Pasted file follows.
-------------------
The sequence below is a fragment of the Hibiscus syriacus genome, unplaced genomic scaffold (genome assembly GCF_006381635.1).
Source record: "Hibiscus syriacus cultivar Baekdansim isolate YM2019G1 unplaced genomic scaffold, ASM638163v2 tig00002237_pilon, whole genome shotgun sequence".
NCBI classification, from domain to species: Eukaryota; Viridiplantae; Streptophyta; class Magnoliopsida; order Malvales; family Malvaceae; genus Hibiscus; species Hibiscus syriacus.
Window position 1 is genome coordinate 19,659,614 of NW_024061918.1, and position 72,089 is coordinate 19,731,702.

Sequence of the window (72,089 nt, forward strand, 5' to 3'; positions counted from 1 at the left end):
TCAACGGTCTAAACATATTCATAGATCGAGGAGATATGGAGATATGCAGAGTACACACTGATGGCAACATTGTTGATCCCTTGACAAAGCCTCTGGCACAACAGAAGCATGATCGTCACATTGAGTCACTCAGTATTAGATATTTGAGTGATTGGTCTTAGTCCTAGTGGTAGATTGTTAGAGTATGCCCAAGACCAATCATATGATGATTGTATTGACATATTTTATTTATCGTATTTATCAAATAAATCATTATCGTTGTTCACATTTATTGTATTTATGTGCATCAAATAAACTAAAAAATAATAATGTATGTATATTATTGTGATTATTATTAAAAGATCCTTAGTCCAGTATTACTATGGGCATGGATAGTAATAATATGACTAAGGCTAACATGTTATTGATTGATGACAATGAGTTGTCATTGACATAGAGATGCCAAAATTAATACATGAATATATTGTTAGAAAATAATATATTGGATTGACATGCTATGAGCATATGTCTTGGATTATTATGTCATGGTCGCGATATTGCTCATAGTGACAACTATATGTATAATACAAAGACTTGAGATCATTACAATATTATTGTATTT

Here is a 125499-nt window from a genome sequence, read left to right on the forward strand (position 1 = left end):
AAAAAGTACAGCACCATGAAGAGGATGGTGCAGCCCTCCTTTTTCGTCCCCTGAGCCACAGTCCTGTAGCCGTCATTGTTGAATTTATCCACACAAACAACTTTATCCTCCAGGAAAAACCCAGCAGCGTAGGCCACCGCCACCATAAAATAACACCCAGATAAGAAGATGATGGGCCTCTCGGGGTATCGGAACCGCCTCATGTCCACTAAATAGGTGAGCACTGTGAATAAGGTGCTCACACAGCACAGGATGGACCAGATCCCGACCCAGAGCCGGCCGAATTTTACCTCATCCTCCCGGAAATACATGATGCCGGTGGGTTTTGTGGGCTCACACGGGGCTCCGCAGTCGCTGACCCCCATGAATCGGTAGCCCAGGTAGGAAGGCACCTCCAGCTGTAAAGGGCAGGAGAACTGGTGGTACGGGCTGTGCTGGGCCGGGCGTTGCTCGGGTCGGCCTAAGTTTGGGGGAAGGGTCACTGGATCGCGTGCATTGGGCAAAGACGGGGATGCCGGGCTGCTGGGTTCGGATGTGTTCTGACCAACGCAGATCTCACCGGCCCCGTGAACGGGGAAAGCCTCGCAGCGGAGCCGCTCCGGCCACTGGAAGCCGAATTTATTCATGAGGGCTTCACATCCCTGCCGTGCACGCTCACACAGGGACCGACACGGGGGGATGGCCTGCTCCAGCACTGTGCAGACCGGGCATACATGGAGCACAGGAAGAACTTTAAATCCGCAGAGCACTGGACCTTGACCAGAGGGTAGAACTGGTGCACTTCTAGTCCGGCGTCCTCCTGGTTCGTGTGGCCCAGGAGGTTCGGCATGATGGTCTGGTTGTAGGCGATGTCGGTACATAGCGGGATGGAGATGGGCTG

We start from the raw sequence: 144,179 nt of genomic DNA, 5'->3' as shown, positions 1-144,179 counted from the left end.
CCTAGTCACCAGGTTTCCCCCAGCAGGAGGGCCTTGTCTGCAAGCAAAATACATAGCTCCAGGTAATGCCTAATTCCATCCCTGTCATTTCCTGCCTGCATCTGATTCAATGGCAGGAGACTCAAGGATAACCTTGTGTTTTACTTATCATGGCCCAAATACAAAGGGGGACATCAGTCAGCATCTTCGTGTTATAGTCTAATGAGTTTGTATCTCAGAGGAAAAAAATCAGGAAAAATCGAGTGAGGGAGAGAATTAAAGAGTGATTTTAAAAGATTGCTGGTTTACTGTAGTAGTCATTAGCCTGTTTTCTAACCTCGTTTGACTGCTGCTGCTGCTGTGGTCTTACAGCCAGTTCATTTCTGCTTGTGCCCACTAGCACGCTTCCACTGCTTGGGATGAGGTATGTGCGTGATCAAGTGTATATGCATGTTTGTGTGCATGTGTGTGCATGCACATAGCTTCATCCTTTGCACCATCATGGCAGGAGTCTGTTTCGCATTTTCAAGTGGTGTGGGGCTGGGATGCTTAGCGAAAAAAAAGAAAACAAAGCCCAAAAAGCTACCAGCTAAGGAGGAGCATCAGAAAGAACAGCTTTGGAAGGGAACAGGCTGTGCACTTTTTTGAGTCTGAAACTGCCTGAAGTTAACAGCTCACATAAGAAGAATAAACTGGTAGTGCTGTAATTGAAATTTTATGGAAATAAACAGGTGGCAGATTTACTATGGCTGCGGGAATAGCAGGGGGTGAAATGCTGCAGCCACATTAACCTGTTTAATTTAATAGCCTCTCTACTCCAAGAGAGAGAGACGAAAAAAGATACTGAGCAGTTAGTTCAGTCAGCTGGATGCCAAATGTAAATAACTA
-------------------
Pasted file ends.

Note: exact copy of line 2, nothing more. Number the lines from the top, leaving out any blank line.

Source record: "Hibiscus syriacus cultivar Baekdansim isolate YM2019G1 unplaced genomic scaffold, ASM638163v2 tig00002237_pilon, whole genome shotgun sequence".